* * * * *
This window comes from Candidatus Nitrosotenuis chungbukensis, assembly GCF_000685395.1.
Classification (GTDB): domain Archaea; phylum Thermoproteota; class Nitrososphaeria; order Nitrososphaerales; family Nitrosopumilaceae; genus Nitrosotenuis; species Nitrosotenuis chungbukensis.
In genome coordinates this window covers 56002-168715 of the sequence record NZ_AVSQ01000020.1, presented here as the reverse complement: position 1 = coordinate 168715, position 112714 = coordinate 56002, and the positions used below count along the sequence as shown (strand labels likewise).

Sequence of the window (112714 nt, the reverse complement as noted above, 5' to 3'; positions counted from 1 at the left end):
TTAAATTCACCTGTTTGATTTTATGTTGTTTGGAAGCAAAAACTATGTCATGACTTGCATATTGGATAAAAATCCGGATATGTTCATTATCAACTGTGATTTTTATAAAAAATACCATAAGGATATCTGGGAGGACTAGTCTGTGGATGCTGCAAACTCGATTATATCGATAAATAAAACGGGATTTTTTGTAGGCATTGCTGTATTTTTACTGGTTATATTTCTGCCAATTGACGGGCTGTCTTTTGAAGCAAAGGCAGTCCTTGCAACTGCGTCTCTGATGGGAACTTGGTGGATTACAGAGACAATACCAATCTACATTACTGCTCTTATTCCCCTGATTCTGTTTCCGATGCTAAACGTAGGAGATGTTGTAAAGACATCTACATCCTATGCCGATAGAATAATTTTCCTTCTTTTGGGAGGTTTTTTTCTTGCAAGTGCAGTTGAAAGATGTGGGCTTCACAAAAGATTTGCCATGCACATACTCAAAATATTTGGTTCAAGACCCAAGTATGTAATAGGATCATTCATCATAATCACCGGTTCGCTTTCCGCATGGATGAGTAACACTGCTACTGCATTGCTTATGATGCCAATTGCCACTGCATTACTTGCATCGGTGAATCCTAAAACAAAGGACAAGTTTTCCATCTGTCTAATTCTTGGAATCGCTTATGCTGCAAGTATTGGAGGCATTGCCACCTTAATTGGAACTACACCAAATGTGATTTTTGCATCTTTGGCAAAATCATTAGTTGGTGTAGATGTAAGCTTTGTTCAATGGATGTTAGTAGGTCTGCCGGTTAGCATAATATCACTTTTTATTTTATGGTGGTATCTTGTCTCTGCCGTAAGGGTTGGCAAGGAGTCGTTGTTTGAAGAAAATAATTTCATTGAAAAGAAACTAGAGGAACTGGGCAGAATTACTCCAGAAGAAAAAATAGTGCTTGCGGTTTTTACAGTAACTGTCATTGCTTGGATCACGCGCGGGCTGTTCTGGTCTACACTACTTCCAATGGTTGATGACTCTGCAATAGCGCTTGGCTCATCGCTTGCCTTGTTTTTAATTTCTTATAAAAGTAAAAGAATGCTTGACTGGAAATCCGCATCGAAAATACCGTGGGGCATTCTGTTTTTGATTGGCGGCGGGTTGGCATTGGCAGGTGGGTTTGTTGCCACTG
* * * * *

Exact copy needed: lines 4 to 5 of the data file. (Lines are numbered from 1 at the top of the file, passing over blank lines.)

Sequence of the window (112714 nt, the reverse complement as noted above, 5' to 3'; positions counted from 1 at the left end):
TTAAATTCACCTGTTTGATTTTATGTTGTTTGGAAGCAAAAACTATGTCATGACTTGCATATTGGATAAAAATCCGGATATGTTCATTATCAACTGTGATTTTTATAAAAAATACCATAAGGATATCTGGGAGGACTAGTCTGTGGATGCTGCAAACTCGATTATATCGATAAATAAAACGGGATTTTTTGTAGGCATTGCTGTATTTTTACTGGTTATATTTCTGCCAATTGACGGGCTGTCTTTTGAAGCAAAGGCAGTCCTTGCAACTGCGTCTCTGATGGGAACTTGGTGGATTACAGAGACAATACCAATCTACATTACTGCTCTTATTCCCCTGATTCTGTTTCCGATGCTAAACGTAGGAGATGTTGTAAAGACATCTACATCCTATGCCGATAGAATAATTTTCCTTCTTTTGGGAGGTTTTTTTCTTGCAAGTGCAGTTGAAAGATGTGGGCTTCACAAAAGATTTGCCATGCACATACTCAAAATATTTGGTTCAAGACCCAAGTATGTAATAGGATCATTCATCATAATCACCGGTTCGCTTTCCGCATGGATGAGTAACACTGCTACTGCATTGCTTATGATGCCAATTGCCACTGCATTACTTGCATCGGTGAATCCTAAAACAAAGGACAAGTTTTCCATCTGTCTAATTCTTGGAATCGCTTATGCTGCAAGTATTGGAGGCATTGCCACCTTAATTGGAACTACACCAAATGTGATTTTTGCATCTTTGGCAAAATCATTAGTTGGTGTAGATGTAAGCTTTGTTCAATGGATGTTAGTAGGTCTGCCGGTTAGCATAATATCACTTTTTATTTTATGGTGGTATCTTGTCTCTGCCGTAAGGGTTGGCAAGGAGTCGTTGTTTGAAGAAAATAATTTCATTGAAAAGAAACTAGAGGAACTGGGCAGAATTACTCCAGAAGAAAAAATAGTGCTTGCGGTTTTTACAGTAACTGTCATTGCTTGGATCACGCGCGGGCTGTTCTGGTCTACACTACTTCCAATGGTTGATGACTCTGCAATAGCGCTTGGCTCATCGCTTGCCTTGTTTTTAATTTCTTATAAAAGTAAAAGAATGCTTGACTGGAAATCCGCATCGAAAATACCGTGGGGCATTCTGTTTTTGATTGGCGGCGGGTTGGCATTGGCAGGTGGGTTTGTTGCCACTG